It wasn’t until the 1980s that Holocaust scholars even began taking interest specifically in the experiences of women under Nazi rule and during the war. Additionally, the emphasis at that point was on how women had kept their families together and functioning after their husbands and fathers had lost their jobs, been arrested, sent to concentration camps, or killed.
“I think there was also very little mentioned about birthing experiences because of the strong feminism and spotlight on women’s careers in the 198’s,” Chalmers noted.
All part of the Nazi agenda to create a master race
“Birth, Sex and Abuse” has two parts. The first deals with pregnancy and childbearing, while the second focuses on sexuality and sexualized abuse. In both parts, the author addresses the experience of both Jews and (non-Jewish) Germans.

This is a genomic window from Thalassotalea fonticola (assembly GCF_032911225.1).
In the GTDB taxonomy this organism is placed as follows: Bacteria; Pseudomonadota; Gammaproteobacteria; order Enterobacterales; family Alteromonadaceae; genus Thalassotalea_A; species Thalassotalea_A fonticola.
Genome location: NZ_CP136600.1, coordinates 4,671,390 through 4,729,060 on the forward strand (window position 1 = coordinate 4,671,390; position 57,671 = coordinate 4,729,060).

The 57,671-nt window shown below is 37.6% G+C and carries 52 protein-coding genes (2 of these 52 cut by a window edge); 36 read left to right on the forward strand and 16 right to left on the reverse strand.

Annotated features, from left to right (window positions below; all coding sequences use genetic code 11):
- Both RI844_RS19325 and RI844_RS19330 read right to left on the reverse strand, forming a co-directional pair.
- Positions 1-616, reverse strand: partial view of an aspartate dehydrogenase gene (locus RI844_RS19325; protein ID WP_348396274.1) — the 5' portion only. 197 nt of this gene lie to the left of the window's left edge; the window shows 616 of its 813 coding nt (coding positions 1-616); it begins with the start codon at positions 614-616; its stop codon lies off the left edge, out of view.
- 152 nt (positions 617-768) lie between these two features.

“I knew that this was a rare and potentially controversial perspective to take. But I felt strongly that I had to look at the Aryan side of things, as well as the Jewish side because they fit together into the Nazi agenda to create a master race,” the author said.
350,000 to 400,000 German men and women were victims of compulsory sterilization at 250 centers
“There were hardships imposed on both sides, though the Jewish experience was far worse. The Jewish experience was horrifically unspeakable,” she added.
The Nazis implemented eugenic sterilization and euthanasia programs within six months of coming to power in 1933. Members of the medical professions were partners in this, having adopted the Nazi-introduced and Nazi-enforced concepts of Rassenkunde (the study of race and theories of racial superiority) and Rassenschande (racial pollution, race defilement, or racial treason).